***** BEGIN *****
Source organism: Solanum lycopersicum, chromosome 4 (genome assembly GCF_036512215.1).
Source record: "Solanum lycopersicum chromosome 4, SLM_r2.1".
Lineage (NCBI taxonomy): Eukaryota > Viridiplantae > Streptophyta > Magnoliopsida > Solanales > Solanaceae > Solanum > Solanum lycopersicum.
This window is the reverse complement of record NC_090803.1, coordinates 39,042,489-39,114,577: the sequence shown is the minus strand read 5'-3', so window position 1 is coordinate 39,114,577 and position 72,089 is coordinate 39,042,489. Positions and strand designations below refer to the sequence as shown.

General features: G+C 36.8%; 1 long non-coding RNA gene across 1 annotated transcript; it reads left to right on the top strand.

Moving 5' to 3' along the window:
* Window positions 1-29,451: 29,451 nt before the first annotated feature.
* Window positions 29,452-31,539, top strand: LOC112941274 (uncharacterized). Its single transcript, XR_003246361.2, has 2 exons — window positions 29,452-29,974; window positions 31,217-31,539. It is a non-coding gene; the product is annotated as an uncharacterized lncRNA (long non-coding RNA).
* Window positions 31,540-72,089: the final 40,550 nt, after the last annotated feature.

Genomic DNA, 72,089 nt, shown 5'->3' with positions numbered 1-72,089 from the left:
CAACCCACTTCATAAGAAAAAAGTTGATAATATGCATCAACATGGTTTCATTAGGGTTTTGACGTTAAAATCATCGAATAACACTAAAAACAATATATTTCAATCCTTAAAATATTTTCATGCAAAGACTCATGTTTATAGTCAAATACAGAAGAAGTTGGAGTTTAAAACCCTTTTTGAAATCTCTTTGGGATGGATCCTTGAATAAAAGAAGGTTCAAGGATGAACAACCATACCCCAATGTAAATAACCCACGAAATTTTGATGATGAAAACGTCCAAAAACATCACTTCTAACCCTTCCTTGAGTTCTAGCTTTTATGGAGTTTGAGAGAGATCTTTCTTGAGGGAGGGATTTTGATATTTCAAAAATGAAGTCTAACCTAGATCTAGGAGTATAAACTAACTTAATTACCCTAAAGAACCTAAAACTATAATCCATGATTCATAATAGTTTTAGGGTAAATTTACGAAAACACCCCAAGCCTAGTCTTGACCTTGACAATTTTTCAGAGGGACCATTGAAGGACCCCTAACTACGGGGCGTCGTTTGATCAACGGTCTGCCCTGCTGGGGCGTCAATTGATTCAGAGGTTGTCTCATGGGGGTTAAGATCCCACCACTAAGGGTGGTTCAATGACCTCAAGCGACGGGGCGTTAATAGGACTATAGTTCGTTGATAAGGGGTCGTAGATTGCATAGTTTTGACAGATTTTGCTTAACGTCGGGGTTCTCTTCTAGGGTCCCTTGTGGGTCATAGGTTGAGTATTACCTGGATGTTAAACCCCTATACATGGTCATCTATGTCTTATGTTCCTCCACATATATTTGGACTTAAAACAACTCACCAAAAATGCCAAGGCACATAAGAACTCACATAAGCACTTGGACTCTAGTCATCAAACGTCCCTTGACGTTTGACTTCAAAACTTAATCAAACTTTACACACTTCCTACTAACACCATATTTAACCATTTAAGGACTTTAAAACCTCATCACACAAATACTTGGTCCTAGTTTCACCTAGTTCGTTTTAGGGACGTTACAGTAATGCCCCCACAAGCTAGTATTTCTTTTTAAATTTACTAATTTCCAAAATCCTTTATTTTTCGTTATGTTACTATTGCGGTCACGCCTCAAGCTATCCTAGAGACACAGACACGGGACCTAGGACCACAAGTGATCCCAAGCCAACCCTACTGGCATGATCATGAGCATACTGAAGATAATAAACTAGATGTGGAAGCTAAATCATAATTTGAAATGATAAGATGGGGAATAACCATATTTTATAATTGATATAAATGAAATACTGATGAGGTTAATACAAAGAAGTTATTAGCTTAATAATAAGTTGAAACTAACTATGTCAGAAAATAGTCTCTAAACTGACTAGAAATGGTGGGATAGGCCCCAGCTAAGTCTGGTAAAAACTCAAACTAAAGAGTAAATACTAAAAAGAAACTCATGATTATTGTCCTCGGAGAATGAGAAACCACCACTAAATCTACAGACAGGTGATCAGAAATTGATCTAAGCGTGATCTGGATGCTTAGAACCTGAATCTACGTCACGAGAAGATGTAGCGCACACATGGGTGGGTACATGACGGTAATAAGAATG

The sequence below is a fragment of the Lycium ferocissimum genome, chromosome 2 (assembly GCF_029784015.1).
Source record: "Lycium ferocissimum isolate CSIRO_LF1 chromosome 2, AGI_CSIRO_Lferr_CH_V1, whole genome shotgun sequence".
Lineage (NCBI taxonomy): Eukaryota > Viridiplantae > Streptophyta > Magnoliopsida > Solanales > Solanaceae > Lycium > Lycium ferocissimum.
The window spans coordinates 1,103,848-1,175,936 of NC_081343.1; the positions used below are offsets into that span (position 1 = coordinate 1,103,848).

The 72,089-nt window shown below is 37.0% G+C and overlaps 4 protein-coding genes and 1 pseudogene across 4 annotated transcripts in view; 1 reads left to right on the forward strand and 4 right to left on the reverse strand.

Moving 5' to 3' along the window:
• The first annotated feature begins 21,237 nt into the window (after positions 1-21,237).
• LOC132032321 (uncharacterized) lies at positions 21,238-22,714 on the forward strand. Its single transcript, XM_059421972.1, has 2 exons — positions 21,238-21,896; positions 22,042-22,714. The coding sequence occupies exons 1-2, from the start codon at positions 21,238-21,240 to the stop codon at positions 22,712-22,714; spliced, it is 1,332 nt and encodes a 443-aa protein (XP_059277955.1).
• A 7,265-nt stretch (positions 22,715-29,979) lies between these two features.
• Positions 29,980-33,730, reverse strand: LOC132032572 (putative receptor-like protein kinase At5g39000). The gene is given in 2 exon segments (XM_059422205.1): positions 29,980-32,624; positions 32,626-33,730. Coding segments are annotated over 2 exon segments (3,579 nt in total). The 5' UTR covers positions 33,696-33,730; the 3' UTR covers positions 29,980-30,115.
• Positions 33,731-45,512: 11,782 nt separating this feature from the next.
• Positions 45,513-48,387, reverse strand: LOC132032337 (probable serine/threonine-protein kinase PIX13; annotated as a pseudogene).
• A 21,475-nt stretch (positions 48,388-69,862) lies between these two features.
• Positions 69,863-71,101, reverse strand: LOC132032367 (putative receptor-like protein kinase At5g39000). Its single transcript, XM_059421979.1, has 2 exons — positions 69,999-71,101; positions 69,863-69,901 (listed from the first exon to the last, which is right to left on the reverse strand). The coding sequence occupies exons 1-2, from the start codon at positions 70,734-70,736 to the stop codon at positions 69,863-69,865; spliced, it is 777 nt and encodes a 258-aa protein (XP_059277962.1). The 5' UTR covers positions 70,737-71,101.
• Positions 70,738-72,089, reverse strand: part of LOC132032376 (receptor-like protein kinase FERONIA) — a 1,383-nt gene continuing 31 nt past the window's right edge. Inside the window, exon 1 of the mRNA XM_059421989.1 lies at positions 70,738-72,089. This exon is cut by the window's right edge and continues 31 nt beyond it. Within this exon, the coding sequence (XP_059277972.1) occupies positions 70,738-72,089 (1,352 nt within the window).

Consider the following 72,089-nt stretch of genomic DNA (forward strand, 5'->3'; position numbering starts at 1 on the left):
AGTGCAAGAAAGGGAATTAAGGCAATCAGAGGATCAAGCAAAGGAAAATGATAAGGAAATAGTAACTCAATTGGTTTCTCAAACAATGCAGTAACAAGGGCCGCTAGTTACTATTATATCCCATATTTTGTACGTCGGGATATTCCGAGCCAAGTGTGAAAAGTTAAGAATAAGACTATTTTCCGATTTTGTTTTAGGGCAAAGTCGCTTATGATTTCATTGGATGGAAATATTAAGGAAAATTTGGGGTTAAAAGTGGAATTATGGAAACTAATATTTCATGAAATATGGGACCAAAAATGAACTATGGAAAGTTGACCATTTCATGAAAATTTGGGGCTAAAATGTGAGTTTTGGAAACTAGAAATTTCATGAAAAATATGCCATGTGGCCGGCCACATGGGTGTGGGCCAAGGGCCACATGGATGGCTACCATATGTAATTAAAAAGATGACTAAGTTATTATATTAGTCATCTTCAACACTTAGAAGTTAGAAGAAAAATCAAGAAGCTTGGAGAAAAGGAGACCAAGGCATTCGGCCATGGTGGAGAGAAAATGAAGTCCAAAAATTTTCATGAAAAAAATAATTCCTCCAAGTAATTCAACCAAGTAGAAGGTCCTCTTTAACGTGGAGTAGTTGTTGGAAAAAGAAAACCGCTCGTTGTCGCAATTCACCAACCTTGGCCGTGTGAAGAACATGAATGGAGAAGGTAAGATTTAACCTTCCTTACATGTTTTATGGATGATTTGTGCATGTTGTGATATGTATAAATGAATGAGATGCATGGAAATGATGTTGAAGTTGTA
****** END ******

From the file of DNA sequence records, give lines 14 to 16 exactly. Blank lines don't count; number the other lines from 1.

Lineage (NCBI taxonomy): Eukaryota > Viridiplantae > Streptophyta > Magnoliopsida > Solanales > Solanaceae > Lycium > Lycium ferocissimum.
The window spans coordinates 1,103,848-1,175,936 of NC_081343.1; the positions used below are offsets into that span (position 1 = coordinate 1,103,848).

The 72,089-nt window shown below is 37.0% G+C and overlaps 4 protein-coding genes and 1 pseudogene across 4 annotated transcripts in view; 1 reads left to right on the forward strand and 4 right to left on the reverse strand.